The Influences Of The Ancient Near East On The Book Of Genesis -- By: Richard D. Lanser, Jr.

Journal: Bible and Spade (Second Run)
Volume: BSPADE 23:4 (Fall 2010)
Article: The Influences Of The Ancient Near East On The Book Of Genesis
Author: Richard D. Lanser, Jr.

The Influences Of The Ancient Near East On The Book Of Genesis

Richard D. Lanser, Jr.

At many Bible colleges and seminaries today, students are told to understand the book of Genesis as typical ancient Near Eastern (ANE) literature, sharing many features in common with them. Representative of scholars teaching this view is John H. Walton of Wheaton College. He proposes that, following a pattern scholars detect in ANE literature, Genesis 1 presents a cosmology that bypasses entirely the creation of the initial raw materials of the universe. Instead it regards them as preexistent, with their origin never addressed. This concept is probably most accurately reflected in his 2009 work, The Lost World of Genesis One: Ancient Cosmology and the Origins Debate. He asserts that things—by which he apparently means material “stuff”—are not the focus of Genesis 1 at all. Rather, he declares, “Genesis one is about God bringing order (functionality) out of disorder (nonfunctionality).” In his book he elaborates on this:

analysts of the ancient Near Eastern creation literature often observe that nothing material is actually made in these accounts… Scholars who have assumed that true acts of creation must by definition involve production of material objects are apparently baffled that all of these so-called creation texts have nothing of what these scholars would consider to be creation activities. I propose that the solution is to modify what we consider creation activities based on what we find in the literature. If we follow the senses of the literature and its ideas of creation, we find that people in the ancient Near East did not think of creation in terms of making, material things—instead, everything is function oriented (2009: 35, emphasis added).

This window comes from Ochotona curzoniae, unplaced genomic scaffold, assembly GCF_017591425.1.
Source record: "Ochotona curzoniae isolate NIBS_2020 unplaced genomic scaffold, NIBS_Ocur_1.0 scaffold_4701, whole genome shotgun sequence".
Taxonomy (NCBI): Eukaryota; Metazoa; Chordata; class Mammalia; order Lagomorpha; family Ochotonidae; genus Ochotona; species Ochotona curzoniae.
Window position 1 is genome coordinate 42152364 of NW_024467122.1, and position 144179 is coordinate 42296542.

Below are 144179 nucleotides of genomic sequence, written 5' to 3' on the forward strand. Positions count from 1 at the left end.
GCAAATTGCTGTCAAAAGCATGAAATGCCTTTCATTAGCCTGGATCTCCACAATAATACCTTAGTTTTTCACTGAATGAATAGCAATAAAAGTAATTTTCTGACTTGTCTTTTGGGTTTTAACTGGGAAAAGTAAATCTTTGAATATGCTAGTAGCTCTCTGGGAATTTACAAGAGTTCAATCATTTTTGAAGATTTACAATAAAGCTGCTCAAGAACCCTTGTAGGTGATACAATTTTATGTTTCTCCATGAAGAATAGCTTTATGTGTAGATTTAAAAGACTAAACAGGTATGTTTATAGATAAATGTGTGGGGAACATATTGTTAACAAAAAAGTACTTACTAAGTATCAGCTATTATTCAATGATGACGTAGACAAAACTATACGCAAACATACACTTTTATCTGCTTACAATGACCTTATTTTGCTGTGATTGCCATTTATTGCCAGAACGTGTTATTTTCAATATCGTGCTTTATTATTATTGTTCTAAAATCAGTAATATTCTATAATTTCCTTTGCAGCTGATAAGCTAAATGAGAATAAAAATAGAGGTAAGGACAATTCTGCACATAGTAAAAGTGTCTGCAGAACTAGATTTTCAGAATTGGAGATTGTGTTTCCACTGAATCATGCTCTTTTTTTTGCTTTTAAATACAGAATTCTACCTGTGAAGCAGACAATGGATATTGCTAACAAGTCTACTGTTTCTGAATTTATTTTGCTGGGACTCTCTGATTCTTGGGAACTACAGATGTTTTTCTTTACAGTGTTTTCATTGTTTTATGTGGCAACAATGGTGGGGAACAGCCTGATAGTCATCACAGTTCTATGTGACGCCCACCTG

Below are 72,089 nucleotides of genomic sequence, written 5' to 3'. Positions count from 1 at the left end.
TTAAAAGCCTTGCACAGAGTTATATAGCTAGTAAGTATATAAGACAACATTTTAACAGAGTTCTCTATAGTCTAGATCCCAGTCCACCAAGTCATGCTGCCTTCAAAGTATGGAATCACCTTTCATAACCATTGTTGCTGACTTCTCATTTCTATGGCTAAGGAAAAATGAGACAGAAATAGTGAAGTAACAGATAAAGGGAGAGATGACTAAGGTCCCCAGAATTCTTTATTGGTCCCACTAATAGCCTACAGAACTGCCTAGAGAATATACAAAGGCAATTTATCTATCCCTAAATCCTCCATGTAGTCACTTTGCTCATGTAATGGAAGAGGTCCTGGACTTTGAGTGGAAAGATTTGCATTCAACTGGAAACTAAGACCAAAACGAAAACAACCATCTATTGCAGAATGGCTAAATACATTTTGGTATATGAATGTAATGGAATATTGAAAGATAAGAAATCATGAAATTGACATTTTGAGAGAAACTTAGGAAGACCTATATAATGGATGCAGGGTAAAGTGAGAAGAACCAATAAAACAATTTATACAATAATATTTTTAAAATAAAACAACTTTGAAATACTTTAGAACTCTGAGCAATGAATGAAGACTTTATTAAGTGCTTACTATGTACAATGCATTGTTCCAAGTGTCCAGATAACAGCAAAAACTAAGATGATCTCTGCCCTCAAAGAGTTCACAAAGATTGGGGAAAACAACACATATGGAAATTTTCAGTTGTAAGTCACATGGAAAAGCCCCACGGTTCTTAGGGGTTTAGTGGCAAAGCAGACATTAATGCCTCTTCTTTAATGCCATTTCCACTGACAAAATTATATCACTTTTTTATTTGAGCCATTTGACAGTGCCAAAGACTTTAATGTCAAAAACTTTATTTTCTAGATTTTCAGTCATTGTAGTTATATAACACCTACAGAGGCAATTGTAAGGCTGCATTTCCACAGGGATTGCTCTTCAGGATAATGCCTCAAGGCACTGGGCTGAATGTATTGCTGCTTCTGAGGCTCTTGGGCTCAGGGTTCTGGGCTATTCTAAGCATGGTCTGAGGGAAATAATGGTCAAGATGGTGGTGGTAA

The emphasized phrases show Walton is primarily concerned with understanding Genesis 1 in the light of ANE literature. This is confirmed in a blog comment by Walton himself: “I am attempting to understand the text of Genesis as an ancient Near Eastern text— wherever that leads” (2008). This marks a departure from the time-tested principle of using Scripture to interpret Scripture. It forces him to view the ancient Israelites as a typical ancient Near Eastern people, including embracing common cosmological ideas. He apparently does this because the Israelites’ overlapped in time and geography with other ANE cultures.

Walton further holds that, since ANE cosmologies assume preexisting matter, this also underlies the ancient Hebrew cosmology in Genesis 1:

The evidence in ...

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